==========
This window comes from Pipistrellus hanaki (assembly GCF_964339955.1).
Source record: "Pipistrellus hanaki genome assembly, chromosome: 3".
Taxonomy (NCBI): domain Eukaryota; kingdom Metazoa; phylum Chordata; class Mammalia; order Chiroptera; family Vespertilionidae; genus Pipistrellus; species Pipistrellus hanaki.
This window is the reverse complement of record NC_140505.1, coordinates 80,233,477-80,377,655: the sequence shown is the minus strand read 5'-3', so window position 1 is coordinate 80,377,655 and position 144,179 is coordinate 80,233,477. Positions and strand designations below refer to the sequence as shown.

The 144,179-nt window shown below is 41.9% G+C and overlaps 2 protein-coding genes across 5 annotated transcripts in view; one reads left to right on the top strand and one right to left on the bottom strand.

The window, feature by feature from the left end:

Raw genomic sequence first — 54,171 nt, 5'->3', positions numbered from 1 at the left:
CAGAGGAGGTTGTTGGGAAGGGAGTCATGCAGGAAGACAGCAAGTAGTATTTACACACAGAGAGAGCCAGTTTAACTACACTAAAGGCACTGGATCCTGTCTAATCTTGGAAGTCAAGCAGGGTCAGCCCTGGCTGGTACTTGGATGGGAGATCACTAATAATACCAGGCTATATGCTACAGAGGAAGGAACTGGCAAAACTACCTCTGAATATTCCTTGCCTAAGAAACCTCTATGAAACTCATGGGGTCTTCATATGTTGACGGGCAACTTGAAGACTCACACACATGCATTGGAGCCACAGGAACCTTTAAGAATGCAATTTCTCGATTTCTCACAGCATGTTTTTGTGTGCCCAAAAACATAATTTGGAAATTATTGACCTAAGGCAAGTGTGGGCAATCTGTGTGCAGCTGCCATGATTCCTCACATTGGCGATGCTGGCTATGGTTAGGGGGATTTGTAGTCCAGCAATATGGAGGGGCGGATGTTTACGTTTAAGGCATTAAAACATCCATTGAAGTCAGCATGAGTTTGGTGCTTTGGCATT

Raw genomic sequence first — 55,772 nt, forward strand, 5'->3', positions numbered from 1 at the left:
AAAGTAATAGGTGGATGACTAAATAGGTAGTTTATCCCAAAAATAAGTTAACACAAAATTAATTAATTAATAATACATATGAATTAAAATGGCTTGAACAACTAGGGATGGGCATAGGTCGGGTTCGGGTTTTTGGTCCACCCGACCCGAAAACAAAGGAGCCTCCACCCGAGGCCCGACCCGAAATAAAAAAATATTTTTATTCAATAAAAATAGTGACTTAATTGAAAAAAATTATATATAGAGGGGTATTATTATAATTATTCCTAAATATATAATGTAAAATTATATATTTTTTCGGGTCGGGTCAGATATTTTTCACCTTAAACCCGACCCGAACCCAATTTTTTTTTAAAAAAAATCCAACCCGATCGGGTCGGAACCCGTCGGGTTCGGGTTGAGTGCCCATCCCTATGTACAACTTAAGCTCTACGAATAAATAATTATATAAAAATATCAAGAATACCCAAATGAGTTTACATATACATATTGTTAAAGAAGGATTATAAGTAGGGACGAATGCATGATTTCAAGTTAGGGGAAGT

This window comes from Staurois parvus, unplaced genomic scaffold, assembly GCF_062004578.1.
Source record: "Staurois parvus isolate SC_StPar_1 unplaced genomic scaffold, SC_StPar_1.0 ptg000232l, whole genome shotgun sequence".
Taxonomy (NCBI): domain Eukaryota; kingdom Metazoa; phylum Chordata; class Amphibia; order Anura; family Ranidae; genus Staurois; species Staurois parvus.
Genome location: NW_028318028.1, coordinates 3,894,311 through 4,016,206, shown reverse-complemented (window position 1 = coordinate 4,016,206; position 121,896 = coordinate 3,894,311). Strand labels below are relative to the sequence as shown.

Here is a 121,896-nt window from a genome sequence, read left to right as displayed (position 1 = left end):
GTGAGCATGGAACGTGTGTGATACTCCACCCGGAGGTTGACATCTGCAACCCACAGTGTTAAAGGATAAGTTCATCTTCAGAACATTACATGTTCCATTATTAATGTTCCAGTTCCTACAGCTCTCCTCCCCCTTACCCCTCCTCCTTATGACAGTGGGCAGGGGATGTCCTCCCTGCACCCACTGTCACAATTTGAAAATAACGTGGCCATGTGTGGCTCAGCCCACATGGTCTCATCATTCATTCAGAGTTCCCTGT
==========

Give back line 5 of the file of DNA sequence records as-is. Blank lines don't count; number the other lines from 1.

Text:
The 144,179-nt window shown below is 41.9% G+C and overlaps 2 protein-coding genes across 5 annotated transcripts in view; one reads left to right on the top strand and one right to left on the bottom strand.